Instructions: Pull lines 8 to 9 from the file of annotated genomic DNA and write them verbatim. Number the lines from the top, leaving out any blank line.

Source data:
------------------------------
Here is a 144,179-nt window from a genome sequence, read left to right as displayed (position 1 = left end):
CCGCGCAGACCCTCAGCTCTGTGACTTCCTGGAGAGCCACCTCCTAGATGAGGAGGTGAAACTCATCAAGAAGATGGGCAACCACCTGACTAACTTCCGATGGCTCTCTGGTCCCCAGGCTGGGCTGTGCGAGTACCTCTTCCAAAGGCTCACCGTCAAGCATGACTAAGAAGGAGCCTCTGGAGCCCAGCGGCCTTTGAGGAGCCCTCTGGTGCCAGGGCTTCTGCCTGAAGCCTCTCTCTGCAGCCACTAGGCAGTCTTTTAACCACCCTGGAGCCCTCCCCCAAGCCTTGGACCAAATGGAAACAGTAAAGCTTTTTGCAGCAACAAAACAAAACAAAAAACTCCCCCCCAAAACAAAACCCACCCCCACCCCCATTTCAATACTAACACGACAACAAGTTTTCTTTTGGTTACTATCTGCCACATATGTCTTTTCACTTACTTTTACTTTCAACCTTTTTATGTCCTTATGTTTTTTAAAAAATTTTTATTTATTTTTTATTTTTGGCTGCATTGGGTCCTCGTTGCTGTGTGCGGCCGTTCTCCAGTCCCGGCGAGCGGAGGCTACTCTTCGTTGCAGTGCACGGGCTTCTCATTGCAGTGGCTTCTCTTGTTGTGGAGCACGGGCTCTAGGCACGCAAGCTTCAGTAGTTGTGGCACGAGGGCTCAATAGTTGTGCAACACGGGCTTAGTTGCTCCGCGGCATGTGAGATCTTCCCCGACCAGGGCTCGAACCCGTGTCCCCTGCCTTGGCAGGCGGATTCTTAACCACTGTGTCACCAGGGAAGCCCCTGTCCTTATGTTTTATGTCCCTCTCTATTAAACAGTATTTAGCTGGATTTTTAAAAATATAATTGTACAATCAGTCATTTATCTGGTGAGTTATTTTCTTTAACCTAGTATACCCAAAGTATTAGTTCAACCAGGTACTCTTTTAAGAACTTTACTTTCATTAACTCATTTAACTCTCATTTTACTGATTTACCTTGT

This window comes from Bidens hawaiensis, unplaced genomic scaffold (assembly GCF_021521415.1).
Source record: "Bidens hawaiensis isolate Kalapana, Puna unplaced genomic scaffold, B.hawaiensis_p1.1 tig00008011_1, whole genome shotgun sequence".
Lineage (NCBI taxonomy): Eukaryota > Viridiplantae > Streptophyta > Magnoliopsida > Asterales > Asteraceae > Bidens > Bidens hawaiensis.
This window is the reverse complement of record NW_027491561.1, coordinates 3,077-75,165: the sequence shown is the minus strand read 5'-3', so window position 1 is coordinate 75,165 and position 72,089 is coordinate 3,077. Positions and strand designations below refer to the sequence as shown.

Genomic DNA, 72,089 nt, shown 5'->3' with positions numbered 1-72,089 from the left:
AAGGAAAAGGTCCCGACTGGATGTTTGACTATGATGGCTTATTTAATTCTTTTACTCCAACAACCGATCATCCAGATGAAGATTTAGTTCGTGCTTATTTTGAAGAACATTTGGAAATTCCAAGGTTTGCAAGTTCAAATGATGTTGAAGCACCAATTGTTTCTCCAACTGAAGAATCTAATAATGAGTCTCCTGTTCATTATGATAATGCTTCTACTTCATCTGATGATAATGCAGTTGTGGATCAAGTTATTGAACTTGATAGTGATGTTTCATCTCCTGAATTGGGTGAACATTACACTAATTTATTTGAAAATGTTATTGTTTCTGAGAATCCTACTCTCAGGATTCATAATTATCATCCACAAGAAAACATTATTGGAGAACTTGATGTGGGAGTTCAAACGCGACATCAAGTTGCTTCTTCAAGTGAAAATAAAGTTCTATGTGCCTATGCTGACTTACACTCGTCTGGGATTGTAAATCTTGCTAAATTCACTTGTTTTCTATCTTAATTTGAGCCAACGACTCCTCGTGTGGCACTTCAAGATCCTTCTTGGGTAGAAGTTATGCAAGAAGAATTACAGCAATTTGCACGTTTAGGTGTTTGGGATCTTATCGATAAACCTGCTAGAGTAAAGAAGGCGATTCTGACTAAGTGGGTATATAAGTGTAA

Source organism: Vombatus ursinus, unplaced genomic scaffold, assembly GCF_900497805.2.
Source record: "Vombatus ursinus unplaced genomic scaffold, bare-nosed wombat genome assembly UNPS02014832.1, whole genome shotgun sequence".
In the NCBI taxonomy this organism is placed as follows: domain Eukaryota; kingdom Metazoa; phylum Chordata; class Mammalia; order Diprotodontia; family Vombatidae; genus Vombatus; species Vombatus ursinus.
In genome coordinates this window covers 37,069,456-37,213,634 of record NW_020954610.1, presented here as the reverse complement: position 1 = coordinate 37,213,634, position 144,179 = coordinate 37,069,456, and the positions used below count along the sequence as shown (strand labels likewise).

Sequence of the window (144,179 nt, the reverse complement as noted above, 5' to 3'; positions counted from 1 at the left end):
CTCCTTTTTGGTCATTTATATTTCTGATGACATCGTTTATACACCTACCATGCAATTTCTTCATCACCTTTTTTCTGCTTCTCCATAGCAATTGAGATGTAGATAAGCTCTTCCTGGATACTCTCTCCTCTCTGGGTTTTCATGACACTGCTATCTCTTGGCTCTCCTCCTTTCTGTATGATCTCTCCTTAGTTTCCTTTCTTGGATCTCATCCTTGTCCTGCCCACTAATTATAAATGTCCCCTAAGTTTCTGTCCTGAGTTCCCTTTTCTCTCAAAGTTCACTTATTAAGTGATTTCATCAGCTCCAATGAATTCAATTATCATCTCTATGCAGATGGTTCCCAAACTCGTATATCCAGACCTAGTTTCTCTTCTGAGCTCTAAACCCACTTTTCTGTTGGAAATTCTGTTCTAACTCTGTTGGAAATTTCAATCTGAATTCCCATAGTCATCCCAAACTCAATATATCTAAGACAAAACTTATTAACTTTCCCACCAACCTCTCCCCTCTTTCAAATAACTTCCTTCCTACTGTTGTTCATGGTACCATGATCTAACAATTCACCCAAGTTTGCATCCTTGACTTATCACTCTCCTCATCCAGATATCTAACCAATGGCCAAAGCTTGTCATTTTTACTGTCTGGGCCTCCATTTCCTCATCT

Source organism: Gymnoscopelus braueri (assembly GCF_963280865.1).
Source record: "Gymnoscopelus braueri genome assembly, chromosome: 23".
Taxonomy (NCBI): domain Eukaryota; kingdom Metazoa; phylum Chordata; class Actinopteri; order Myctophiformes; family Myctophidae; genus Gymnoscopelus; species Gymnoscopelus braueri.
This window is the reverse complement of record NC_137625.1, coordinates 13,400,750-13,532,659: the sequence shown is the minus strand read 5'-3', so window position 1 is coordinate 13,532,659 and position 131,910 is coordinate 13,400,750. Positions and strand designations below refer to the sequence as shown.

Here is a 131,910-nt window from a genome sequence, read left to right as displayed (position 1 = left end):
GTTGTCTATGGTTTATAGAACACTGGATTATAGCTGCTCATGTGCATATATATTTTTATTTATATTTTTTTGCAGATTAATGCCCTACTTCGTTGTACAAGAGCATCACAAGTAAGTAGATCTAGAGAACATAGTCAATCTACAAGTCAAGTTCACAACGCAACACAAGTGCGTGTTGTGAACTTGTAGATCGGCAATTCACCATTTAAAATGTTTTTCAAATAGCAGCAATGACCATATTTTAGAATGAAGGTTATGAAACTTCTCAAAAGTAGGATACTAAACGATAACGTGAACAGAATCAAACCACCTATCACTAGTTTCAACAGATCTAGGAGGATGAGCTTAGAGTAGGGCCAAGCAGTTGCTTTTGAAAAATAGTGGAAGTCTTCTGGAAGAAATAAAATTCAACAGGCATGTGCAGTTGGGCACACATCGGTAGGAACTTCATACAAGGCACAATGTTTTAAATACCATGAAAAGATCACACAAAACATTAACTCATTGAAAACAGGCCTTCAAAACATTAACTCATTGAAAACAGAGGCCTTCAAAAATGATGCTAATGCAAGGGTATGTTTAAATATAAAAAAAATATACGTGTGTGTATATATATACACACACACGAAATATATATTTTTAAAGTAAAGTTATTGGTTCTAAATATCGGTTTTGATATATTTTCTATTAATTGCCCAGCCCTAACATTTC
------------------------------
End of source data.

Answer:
AAGGAAAAGGTCCCGACTGGATGTTTGACTATGATGGCTTATTTAATTCTTTTACTCCAACAACCGATCATCCAGATGAAGATTTAGTTCGTGCTTATTTTGAAGAACATTTGGAAATTCCAAGGTTTGCAAGTTCAAATGATGTTGAAGCACCAATTGTTTCTCCAACTGAAGAATCTAATAATGAGTCTCCTGTTCATTATGATAATGCTTCTACTTCATCTGATGATAATGCAGTTGTGGATCAAGTTATTGAACTTGATAGTGATGTTTCATCTCCTGAATTGGGTGAACATTACACTAATTTATTTGAAAATGTTATTGTTTCTGAGAATCCTACTCTCAGGATTCATAATTATCATCCACAAGAAAACATTATTGGAGAACTTGATGTGGGAGTTCAAACGCGACATCAAGTTGCTTCTTCAAGTGAAAATAAAGTTCTATGTGCCTATGCTGACTTACACTCGTCTGGGATTGTAAATCTTGCTAAATTCACTTGTTTTCTATCTTAATTTGAGCCAACGACTCCTCGTGTGGCACTTCAAGATCCTTCTTGGGTAGAAGTTATGCAAGAAGAATTACAGCAATTTGCACGTTTAGGTGTTTGGGATCTTATCGATAAACCTGCTAGAGTAAAGAAGGCGATTCTGACTAAGTGGGTATATAAGTGTAA

Source organism: Vombatus ursinus, unplaced genomic scaffold, assembly GCF_900497805.2.